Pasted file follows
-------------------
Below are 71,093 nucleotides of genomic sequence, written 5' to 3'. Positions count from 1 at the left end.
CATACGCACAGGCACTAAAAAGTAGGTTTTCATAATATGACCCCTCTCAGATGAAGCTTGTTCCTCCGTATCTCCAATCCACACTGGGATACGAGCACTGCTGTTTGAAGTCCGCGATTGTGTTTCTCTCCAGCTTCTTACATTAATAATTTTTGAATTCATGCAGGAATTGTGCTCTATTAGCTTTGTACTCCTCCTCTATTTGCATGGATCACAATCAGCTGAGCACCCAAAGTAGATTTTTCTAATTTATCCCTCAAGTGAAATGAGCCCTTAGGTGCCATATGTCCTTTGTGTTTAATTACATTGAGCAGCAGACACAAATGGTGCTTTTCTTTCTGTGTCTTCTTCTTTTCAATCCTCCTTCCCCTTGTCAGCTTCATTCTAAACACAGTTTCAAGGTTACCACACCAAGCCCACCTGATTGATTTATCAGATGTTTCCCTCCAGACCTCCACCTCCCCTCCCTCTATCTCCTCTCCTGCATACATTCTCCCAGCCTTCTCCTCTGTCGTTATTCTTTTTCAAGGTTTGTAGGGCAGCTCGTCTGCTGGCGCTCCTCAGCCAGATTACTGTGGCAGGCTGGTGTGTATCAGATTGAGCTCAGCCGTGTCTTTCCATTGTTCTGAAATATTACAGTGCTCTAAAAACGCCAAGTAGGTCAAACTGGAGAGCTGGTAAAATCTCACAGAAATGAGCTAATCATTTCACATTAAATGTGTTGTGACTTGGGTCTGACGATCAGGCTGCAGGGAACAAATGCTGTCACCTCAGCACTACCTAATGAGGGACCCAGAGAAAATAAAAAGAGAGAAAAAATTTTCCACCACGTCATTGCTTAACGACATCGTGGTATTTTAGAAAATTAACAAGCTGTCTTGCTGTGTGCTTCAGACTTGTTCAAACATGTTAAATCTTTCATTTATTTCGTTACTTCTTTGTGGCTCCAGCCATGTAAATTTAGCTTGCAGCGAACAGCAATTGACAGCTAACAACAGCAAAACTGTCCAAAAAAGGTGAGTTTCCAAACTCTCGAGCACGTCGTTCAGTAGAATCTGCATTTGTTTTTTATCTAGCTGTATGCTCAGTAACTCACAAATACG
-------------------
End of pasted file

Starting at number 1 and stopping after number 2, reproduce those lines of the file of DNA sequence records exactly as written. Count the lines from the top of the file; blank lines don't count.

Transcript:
Below are 71,093 nucleotides of genomic sequence, written 5' to 3'. Positions count from 1 at the left end.
CATACGCACAGGCACTAAAAAGTAGGTTTTCATAATATGACCCCTCTCAGATGAAGCTTGTTCCTCCGTATCTCCAATCCACACTGGGATACGAGCACTGCTGTTTGAAGTCCGCGATTGTGTTTCTCTCCAGCTTCTTACATTAATAATTTTTGAATTCATGCAGGAATTGTGCTCTATTAGCTTTGTACTCCTCCTCTATTTGCATGGATCACAATCAGCTGAGCACCCAAAGTAGATTTTTCTAATTTATCCCTCAAGTGAAATGAGCCCTTAGGTGCCATATGTCCTTTGTGTTTAATTACATTGAGCAGCAGACACAAATGGTGCTTTTCTTTCTGTGTCTTCTTCTTTTCAATCCTCCTTCCCCTTGTCAGCTTCATTCTAAACACAGTTTCAAGGTTACCACACCAAGCCCACCTGATTGATTTATCAGATGTTTCCCTCCAGACCTCCACCTCCCCTCCCTCTATCTCCTCTCCTGCATACATTCTCCCAGCCTTCTCCTCTGTCGTTATTCTTTTTCAAGGTTTGTAGGGCAGCTCGTCTGCTGGCGCTCCTCAGCCAGATTACTGTGGCAGGCTGGTGTGTATCAGATTGAGCTCAGCCGTGTCTTTCCATTGTTCTGAAATATTACAGTGCTCTAAAAACGCCAAGTAGGTCAAACTGGAGAGCTGGTAAAATCTCACAGAAATGAGCTAATCATTTCACATTAAATGTGTTGTGACTTGGGTCTGACGATCAGGCTGCAGGGAACAAATGCTGTCACCTCAGCACTACCTAATGAGGGACCCAGAGAAAATAAAAAGAGAGAAAAAATTTTCCACCACGTCATTGCTTAACGACATCGTGGTATTTTAGAAAATTAACAAGCTGTCTTGCTGTGTGCTTCAGACTTGTTCAAACATGTTAAATCTTTCATTTATTTCGTTACTTCTTTGTGGCTCCAGCCATGTAAATTTAGCTTGCAGCGAACAGCAATTGACAGCTAACAACAGCAAAACTGTCCAAAAAAGGTGAGTTTCCAAACTCTCGAGCACGTCGTTCAGTAGAATCTGCATTTGTTTTTTATCTAGCTGTATGCTCAGTAACTCACAAATACG